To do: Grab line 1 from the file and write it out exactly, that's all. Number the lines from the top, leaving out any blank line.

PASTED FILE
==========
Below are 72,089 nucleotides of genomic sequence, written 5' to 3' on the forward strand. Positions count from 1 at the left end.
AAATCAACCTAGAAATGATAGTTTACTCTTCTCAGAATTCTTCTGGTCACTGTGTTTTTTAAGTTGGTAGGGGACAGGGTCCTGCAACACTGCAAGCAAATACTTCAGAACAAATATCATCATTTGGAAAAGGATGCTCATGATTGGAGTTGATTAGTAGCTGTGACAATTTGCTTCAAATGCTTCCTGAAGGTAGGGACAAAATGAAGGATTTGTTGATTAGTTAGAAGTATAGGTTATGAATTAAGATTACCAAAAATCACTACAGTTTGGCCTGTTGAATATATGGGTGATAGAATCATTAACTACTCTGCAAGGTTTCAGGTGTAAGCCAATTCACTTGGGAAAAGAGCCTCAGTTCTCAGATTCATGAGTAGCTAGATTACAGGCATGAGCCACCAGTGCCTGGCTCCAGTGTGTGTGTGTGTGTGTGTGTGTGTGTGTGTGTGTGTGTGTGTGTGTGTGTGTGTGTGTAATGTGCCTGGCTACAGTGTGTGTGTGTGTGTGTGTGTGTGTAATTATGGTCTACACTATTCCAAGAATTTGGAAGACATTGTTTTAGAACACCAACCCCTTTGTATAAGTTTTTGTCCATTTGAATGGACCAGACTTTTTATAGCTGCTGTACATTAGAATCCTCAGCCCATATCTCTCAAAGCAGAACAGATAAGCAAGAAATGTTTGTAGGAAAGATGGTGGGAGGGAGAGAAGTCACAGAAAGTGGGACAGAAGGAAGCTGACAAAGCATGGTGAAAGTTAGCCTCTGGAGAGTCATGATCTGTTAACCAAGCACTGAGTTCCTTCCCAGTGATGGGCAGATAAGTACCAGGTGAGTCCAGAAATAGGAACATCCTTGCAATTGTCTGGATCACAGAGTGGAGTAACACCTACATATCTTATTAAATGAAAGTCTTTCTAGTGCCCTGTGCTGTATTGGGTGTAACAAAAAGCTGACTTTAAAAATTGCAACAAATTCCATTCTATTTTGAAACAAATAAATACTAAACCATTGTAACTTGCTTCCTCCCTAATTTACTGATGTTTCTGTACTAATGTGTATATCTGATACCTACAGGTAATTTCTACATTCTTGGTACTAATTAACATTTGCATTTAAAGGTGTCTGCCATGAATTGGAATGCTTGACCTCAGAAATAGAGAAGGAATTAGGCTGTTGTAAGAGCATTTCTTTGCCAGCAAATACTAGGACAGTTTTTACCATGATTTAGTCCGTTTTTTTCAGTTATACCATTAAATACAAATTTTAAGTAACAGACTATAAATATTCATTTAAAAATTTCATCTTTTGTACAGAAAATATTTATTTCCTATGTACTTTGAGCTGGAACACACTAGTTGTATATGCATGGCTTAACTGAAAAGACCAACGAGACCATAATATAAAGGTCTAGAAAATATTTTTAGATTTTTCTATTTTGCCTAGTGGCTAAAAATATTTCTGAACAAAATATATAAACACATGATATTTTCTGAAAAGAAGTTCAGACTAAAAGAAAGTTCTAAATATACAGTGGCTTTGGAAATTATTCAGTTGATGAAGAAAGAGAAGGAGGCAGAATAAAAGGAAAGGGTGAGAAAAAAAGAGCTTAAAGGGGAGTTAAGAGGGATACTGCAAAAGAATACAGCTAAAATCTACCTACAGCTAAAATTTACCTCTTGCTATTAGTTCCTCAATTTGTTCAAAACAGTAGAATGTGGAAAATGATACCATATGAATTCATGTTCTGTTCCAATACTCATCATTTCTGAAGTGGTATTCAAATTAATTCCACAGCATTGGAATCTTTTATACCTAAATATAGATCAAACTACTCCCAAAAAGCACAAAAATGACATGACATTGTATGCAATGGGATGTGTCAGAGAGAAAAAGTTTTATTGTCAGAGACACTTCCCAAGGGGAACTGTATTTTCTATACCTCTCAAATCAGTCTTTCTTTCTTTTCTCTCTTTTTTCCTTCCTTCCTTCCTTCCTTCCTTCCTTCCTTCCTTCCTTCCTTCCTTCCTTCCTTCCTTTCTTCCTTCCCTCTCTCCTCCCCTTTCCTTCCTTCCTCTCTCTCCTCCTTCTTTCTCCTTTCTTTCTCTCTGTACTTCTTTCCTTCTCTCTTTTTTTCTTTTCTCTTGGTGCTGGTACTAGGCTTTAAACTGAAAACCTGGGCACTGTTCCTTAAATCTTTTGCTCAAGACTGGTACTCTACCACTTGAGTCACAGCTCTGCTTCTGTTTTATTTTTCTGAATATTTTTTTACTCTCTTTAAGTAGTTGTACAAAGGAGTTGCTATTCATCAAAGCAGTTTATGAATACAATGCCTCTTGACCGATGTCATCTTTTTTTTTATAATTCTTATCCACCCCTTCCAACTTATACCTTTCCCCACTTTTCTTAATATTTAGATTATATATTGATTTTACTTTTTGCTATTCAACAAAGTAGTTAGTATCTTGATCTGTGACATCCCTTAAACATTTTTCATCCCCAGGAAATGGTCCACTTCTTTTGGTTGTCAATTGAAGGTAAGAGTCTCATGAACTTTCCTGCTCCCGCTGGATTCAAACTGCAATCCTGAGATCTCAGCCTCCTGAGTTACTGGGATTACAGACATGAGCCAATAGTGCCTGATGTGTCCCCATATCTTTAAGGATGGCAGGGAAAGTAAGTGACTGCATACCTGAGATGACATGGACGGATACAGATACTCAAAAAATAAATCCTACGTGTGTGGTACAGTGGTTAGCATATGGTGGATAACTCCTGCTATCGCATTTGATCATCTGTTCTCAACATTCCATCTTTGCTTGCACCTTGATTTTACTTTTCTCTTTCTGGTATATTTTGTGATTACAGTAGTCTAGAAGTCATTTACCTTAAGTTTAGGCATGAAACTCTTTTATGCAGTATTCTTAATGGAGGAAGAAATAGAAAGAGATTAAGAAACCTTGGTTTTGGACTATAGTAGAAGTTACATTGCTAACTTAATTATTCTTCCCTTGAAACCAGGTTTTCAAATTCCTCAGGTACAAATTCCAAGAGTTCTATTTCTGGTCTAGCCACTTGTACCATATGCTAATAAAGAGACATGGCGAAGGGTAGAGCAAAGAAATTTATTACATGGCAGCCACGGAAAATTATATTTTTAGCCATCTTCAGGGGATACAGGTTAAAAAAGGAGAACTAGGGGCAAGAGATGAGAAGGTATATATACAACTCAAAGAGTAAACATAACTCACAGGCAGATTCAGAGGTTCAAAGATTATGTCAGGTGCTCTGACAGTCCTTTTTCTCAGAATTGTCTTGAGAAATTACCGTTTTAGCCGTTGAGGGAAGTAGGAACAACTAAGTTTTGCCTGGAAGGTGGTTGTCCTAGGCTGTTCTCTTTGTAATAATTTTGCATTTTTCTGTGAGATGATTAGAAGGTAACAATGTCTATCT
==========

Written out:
Below are 72,089 nucleotides of genomic sequence, written 5' to 3' on the forward strand. Positions count from 1 at the left end.